For all the apparent differences between them, both Theresa May and Jeremy Corbyn have shared one objective in common as they have developed and advocated their respective positions on Brexit. Both have been pursuing a compromise.



The Prime Minister has been explicit about this. Throughout the debate on the deal she negotiated with the EU, she has repeatedly admitted that what she brought back was a compromise between what London wanted and what Brussels was prepared to offer, and between respecting the result of the referendum (in deference to the views of Leave voters) and protecting the nation’s economy and security (thereby addressing some of the concerns of Remain supporters).

In Jeremy Corbyn’s case, the compromise is implicit but still apparent. The Labour leader has argued that his party’s policy of accepting Brexit but seeking a customs union and a close relationship with the single market would bring the country together’ because it would give both the 17.4 million who voted Leave and the 16.1 million who backed Remain at least some of what they want. So, in practice he too has been trying to appeal across the Brexit divide.

Following the rejection of the Prime Minister’s deal last week by the House of Commons, the government has been engaged in talks with MPs on all sides of the Brexit debate with a view to finding a possible compromise that would secure majority support in the Commons. Later today Mrs May will unveil the fruits of her discussions and propose a motion on her next steps that is due to be debated and voted upon next week.

Others too have also been in search of common ground in the wake of an apparent parliamentary impasse. The most notable effort has come from a group of MPs led by the Conservative MP, Nick Boles, who have suggested that the way out of the apparent deadlock would be for the UK to seek a future relationship with the EU similar to that currently enjoyed by Norway. This group have suggested they might attempt to amend the government’s motion so that  MPs could, as one possibility, pass legislation that paved the way to a softer Brexit (and ruled out leaving without a deal) even if the government remained opposed to the idea.

However, the fate of Theresa May’s deal, not only in the House of Commons last week but also in the court of public opinion, should give those engaged in this search for a compromise pause for thought. The decision by MPs to reject the deal reflected the mood of the public, amongst whom, according to YouGov, opponents of the deal outnumbered supporters by two to one. Moreover, both Remainers and Leavers were largely of one mind in rejecting the deal. On average, those who voted Remain in 2016 did so by 54% to 22%, while those who backed Leave also did so by 48% to 30%. Rather than generating a consensus, Mrs May’s deal ended up looking friendless.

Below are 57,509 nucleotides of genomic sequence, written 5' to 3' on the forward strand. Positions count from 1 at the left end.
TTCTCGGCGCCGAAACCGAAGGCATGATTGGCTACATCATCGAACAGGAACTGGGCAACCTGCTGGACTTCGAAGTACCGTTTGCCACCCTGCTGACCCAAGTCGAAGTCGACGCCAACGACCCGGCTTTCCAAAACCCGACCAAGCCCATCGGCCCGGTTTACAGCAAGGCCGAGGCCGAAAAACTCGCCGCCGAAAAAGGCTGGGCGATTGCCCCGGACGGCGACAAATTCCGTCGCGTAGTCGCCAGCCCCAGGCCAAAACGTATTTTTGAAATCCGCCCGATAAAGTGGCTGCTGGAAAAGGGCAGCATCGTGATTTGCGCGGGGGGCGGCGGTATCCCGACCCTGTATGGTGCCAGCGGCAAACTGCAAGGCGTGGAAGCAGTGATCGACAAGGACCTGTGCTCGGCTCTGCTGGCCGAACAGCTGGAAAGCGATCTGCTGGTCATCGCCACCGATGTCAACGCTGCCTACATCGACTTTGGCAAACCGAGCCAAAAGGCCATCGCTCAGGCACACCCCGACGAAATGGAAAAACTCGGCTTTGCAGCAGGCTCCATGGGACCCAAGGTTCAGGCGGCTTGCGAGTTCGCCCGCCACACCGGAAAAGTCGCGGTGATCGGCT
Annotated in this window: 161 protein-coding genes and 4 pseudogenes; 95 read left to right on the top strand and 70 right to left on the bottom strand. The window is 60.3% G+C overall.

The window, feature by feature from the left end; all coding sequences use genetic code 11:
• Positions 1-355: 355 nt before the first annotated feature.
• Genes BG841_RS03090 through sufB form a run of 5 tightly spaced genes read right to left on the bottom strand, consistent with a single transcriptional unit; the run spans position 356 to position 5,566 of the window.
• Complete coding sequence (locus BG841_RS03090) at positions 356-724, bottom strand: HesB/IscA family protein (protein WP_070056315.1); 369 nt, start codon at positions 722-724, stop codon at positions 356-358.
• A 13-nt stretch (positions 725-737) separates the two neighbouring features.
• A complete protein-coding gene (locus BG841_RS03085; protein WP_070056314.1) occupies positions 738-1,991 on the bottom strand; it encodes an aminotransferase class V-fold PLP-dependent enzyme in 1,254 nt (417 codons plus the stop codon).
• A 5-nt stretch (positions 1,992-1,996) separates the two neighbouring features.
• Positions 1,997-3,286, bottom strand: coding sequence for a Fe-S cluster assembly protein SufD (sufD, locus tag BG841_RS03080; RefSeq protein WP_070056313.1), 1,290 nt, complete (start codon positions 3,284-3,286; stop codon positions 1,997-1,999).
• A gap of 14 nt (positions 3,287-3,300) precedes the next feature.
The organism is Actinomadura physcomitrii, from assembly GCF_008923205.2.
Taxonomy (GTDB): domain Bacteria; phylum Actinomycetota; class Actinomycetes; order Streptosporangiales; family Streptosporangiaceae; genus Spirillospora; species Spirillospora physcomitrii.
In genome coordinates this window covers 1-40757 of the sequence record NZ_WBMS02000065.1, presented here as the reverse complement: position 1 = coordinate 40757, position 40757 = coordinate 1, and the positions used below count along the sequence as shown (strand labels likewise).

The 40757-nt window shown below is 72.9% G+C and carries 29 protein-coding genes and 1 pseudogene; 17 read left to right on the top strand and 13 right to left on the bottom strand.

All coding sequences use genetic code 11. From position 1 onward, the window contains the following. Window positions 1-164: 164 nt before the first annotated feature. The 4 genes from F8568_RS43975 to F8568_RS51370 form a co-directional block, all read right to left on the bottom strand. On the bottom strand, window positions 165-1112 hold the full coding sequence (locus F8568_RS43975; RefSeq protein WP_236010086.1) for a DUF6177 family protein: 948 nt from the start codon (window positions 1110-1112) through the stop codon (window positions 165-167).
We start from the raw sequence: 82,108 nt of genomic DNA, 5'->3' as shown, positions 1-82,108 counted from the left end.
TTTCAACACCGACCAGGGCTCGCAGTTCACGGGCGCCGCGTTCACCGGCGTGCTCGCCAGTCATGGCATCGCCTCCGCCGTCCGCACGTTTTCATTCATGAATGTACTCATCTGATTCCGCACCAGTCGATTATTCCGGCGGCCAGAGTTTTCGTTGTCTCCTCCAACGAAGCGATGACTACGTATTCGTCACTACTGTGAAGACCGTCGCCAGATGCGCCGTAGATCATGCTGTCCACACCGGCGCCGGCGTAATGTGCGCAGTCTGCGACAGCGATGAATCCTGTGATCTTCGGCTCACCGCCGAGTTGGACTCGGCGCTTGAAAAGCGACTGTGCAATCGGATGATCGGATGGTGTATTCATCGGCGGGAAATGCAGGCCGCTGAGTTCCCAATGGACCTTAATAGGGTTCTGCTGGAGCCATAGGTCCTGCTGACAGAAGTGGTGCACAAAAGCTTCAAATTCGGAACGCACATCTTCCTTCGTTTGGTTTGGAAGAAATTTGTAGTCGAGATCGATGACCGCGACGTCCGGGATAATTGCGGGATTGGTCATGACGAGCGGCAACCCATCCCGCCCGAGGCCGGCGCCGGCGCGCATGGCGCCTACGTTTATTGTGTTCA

Could a different compromise avoid a similar fate? During the last couple of months there have been various attempts made by the pollsters, including in polls commissioned by organisations advocating on one side or other of the Brexit debate, to test the popularity of the various options that have been suggested during the course of the debate. However, asking voters to give a verdict on maybe as many as half a dozen different options, some of which may not be familiar to them and may therefore require some explanation, is by no means an easy task. Meanwhile the range and the detail of the options presented to respondents have inevitably varied from one poll to another, as has the way in which they have been invited to express their views.

Nevertheless, a clear theme emerges from these exercises – finding a Brexit compromise that is popular with voters and bridges the Brexit divide is at serious risk of proving a fruitless exercise.

Consider, first of all, the pattern of responses to a question fielded by Opinium, as detailed in Table 1. This focuses on the procedural steps that might be taken in the wake of the parliamentary rejection of the government’s Brexit deal  ranging from leaving without a deal at one end of the spectrum, to holding a second referendum (a ‘public vote’) in which staying in the EU was an option at the other. The figures quoted here are for the most recent reading obtained shortly after the defeat of the deal, but previous readings towards a similar question about what should happen if the Commons were to vote against the deal that was fielded from September onwards uncovered much the same results.

One key pattern emerges straight away. Remain voters and Leave supporters have very different views about what should be happening in the wake of the defeat of the deal. As many as 45% of Leave supporters said they thought the next step should be for the UK to leave without a deal. In contrast, the most popular option among Remain supporters, backed by 40%, was to hold a referendum in which remaining in the EU was an option.

Thanks to this very different pattern of preferences among Remain and Leave supporters, none of the options emerge as particularly popular overall – including what might be regarded as the more intermediate position of the government attempting to secure a better deal. That possibility was backed by just one in five.

The polarisation of opinion is even more apparent in the responses to a question posed by YouGov shortly before the meaningful vote. This question was not based on the premise that the deal had been voted down, while its wording focused more on the substance of what should happen. This latter feature meant that stopping or reversing Brexit was one of the answer options – and it was backed by as many as 55% of Remain voters. As a result, support for another referendum was much lower than in Opinium’s poll. Nevertheless, the further 12% of Remain supporters who did select it meant that no less than two-thirds of Remain supporters either backed a reversal of Brexit or a procedure that might lead to the same outcome. There was little sign here of potential interest in a Brexit compromise.

At 44%, support among Leave voters for leaving without a deal, was rather less in this poll than in the poll conducted by Opinium (see Table 2). This probably reflected the fact that, with accepting Mrs May’s deal included as one of the options, nearly one in five Leave supporters were willing to indicate a preference for that possibility. Even so, just 15% of all voters chose Mrs May’s compromise, while less than one in ten of all respondents (9%) backed seeking a different deal (which might or might not have been a compromise).